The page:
A research analysis from 2021 found that these berries include flavonoids, potent antioxidants that can lower blood pressure and encourage healthy arteries, lessening your risk of heart disease.
Fresh raspberries provide 64 calories per cup but an incredible 8g of fibre. According to information compiled by “Healthline”, one portion has less than 7g of net carbs and a little over 5g of sugar.
They taste fantastic as a snack or as a garnish for yoghurt or muesli.
Although some individuals mistakenly classify tomatoes as vegetables, they are truly fruits. Relatively recent FDA data show that a cup of cherry tomatoes has about 4g of net carbohydrates and less than 30 calories, making them suitable for a ketogenic diet.
Due to their high water content, tomatoes have less calories than other foods, but study has shown that they also contain a number of antioxidants, such as beta carotene, vitamin C, and lycopene.
“Everyday Health” reports that a 2021 study discovered that lycopene, a plant-based pigment, has anticancer characteristics and may help prevent heart disease.
Star fruit, also known as carambola, is a native of Asia and is more prevalent there than in South Africa, as per Harvard Health. It tastes sour and sweet and is named from the shape it resembles when cut into slices.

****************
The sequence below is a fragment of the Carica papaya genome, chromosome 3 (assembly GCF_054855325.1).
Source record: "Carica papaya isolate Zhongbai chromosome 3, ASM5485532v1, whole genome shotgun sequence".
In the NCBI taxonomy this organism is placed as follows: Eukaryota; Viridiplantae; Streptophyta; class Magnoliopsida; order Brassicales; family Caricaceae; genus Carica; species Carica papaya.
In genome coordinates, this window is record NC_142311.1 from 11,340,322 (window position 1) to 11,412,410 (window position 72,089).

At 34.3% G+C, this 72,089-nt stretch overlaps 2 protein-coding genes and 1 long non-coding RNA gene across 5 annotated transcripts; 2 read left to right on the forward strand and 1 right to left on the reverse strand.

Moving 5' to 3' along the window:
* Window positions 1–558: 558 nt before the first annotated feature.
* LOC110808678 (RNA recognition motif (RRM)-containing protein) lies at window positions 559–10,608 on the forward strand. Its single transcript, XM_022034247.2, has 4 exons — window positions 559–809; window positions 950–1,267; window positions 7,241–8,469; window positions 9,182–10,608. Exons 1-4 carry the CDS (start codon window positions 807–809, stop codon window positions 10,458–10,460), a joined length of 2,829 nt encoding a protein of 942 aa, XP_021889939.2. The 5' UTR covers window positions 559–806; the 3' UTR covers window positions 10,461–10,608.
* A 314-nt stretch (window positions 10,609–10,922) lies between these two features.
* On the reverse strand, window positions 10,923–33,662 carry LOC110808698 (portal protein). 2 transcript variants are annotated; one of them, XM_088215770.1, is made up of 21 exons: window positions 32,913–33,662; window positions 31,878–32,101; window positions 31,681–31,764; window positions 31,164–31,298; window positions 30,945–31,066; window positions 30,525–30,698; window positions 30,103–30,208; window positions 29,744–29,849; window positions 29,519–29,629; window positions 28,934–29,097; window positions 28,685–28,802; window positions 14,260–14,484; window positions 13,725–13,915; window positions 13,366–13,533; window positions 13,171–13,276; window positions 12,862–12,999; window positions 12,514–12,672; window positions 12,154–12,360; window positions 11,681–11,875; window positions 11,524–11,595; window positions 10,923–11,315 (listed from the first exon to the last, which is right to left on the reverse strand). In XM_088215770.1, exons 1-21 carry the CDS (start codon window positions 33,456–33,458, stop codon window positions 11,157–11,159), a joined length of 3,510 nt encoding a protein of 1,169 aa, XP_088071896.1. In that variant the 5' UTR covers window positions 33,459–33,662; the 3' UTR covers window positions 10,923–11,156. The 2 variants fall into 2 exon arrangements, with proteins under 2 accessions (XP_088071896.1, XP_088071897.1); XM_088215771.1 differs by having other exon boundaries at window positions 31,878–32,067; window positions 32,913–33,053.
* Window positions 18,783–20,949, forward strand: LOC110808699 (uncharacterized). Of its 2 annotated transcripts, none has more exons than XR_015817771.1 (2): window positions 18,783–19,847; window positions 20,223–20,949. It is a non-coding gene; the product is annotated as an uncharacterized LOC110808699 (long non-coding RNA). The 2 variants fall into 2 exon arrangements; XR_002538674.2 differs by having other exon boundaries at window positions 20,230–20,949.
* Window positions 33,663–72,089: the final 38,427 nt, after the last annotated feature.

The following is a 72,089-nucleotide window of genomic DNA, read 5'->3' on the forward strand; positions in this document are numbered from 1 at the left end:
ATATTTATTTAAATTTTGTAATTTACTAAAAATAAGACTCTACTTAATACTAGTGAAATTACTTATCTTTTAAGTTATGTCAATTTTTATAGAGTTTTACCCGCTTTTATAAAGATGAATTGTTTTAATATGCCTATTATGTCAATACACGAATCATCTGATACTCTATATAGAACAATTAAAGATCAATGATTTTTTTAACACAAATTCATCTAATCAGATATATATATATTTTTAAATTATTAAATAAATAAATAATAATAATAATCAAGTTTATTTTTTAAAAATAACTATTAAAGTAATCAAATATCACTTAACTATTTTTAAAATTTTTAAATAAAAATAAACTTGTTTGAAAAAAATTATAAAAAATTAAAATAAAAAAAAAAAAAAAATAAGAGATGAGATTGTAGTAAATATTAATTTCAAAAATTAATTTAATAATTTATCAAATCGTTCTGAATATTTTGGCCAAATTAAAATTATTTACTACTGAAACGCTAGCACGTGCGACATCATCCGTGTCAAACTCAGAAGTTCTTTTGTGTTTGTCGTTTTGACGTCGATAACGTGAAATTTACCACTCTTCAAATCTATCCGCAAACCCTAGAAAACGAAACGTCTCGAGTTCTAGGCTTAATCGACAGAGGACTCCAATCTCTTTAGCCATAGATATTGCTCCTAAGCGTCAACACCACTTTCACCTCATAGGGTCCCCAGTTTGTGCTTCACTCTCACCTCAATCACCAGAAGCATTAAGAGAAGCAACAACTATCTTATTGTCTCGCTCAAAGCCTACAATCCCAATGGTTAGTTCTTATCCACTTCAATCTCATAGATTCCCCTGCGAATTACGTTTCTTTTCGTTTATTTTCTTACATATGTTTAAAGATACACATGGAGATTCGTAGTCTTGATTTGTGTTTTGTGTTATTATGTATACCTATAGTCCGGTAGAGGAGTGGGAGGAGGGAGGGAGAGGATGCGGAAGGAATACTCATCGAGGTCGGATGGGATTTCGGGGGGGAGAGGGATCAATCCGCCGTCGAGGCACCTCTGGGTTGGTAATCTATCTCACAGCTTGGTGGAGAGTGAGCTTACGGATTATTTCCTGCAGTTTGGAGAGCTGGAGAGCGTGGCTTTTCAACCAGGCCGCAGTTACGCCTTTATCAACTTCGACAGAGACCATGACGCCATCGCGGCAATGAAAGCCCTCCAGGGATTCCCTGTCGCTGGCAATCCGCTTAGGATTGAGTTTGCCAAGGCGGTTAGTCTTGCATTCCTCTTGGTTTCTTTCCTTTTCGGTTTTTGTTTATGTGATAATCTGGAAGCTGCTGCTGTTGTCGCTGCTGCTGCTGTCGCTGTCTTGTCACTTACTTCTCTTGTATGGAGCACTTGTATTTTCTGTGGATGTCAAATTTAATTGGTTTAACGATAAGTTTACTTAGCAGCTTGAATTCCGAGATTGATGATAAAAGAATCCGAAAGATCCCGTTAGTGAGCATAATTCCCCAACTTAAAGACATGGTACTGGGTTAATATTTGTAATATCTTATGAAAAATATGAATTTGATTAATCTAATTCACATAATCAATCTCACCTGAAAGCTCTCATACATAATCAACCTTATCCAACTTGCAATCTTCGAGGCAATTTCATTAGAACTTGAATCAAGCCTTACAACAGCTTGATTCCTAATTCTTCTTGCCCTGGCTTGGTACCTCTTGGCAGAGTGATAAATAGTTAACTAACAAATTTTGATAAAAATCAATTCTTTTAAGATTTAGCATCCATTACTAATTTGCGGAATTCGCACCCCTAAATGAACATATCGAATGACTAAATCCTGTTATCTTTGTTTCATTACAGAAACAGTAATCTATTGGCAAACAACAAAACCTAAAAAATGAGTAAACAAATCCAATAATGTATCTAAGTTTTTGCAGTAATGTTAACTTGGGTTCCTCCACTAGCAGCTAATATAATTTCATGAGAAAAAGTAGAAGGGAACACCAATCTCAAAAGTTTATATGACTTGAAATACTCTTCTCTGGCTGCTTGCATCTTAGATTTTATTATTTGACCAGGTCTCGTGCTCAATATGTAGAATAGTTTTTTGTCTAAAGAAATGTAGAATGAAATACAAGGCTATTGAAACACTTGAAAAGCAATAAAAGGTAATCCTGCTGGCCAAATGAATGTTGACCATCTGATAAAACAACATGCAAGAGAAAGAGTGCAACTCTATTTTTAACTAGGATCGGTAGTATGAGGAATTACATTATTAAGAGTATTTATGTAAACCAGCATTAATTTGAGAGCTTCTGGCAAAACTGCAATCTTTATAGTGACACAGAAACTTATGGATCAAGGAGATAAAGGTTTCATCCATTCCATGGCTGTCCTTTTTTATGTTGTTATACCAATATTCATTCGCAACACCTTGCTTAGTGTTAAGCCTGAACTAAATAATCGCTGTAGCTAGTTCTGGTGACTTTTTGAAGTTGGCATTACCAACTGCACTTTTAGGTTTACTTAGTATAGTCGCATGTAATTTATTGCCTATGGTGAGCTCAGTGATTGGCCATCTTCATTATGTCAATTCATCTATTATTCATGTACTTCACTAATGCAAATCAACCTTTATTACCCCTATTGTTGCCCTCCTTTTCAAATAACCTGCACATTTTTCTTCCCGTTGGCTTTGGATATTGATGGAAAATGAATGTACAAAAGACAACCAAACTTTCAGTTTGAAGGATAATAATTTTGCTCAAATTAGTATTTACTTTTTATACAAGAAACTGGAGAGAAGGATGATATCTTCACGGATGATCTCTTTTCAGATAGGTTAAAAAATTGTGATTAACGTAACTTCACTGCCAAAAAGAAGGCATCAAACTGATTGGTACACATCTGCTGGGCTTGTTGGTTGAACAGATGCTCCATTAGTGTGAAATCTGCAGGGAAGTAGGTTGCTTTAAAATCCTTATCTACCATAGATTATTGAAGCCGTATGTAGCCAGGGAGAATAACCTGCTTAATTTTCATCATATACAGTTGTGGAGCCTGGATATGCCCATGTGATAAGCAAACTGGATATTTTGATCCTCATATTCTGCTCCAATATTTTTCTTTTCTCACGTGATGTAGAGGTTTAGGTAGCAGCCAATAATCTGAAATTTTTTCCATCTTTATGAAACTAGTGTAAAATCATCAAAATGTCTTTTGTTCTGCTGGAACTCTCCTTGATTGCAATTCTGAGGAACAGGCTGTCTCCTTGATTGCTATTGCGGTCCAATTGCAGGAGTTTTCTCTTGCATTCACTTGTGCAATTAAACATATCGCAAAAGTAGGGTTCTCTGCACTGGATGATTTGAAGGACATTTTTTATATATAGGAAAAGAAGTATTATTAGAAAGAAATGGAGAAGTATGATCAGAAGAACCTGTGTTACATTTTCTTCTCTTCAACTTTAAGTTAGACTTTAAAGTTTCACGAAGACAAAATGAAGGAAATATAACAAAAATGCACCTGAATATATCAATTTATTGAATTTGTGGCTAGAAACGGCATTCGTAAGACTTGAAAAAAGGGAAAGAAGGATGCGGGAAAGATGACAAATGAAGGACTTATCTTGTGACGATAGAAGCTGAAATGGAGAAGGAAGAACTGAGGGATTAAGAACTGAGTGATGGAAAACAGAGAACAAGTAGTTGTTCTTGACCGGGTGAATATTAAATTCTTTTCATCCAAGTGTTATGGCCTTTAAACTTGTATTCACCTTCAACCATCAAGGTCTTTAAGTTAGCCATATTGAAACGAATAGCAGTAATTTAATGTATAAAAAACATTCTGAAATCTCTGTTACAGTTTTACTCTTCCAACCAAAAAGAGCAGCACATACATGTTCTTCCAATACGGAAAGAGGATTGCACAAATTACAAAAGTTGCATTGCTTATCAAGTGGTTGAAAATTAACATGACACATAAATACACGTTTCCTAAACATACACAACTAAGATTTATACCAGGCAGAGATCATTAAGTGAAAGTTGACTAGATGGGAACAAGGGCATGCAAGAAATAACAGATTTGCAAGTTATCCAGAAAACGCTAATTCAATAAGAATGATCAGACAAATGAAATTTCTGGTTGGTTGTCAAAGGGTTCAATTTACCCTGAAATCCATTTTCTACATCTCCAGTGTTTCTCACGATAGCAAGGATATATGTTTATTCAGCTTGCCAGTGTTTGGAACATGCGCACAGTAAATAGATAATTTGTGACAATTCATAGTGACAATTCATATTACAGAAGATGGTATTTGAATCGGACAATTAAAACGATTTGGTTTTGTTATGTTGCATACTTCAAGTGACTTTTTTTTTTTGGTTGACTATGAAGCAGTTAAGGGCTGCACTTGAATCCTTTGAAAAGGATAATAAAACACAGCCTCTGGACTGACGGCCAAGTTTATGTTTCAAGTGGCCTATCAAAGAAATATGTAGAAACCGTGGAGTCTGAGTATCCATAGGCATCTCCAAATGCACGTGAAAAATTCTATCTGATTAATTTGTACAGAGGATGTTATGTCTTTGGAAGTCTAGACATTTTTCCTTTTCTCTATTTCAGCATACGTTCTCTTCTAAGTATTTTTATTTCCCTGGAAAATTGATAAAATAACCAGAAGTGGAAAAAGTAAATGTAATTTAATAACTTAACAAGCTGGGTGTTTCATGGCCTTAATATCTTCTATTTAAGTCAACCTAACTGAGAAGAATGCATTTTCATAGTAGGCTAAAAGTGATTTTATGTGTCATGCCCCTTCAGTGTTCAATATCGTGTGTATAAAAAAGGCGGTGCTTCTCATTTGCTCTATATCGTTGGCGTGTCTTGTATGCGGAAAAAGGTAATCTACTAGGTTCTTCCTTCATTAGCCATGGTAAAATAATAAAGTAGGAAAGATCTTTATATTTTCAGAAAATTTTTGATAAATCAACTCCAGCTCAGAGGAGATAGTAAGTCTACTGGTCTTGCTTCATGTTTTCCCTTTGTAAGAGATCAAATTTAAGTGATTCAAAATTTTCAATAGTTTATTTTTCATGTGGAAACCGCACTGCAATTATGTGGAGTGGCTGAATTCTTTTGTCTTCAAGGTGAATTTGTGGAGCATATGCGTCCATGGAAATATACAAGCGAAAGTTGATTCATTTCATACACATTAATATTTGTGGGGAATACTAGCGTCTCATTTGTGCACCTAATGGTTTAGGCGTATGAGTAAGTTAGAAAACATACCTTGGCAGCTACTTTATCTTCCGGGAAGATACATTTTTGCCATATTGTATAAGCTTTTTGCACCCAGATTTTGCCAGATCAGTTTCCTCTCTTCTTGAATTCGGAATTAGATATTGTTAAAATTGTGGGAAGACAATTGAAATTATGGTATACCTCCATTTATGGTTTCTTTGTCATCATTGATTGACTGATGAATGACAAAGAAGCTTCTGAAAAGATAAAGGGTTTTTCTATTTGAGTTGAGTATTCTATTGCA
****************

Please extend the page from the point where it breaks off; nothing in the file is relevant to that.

And if you’re following a ketogenic diet and want to mix up your meals, this fruit is worth a try.
According to the FDA, a cup of cubed star fruit has roughly 4g of fibre and 5g of net carbs. Additionally, it has only about 40 calories per cup, potassium, and vitamin C.
Blackberries are a terrific addition to your keto diet, whether you use them in a recipe or just nibble on a few as a healthy snack. According to the FDA, a 1-cup portion has just 3g of net carbohydrates and practically no fat (less than half a gramme).
Almost 4g of fibre (13 percent of your DV) and 3.5g of sugar are both present in the same-sized meal. In addition, 117mg of potassium, 15mg of vitamin C, and 14mg of vitamin K are all present in blackberries.
With only 31 calories in a half cup, this fruit is a fantastic weight reduction snack.
According to Everyday Health, a 1/2 cup of sliced avocado contains over 11g of fat and less than 3g of net carbohydrates.
While the fat level makes them nutritionally rich (a 12-cup portion includes 117 calories), a little goes a long way as a sandwich spread, salad topper, or dip. You’ll also receive a good amount of fibre (17.5 percent DV) and potassium (354mg, or 7.5 percent DV).
According to research from the FDA, the high water content of spanspek, like that of most melons, makes it hydrating and helps to keep calories low—around 54 per cubed cup.
Despite having less than 2g of fibre per cup and close to 13g of sugar, spanspek has a manageable amount of carbohydrates per serving, making it suitable for most keto diets. Spanspek, like other fresh fruits, is a rich source of vitamins and nutrients such beta carotene, potassium, and vitamins C and A.
Try having a slice as a light snack or include some in your next salad.
Many low-carb fruits can be used in the diet, despite the fact that fruits are frequently seen as off-limits on the ketogenic diet.
In addition to being low in net carbohydrates and high in fibre, many of these fruits contain a variety of other key vitamins, minerals, and antioxidants that promote general health.
As part of a balanced ketogenic diet, take pleasure in these fruits occasionally together with a selection of other low-carb foods.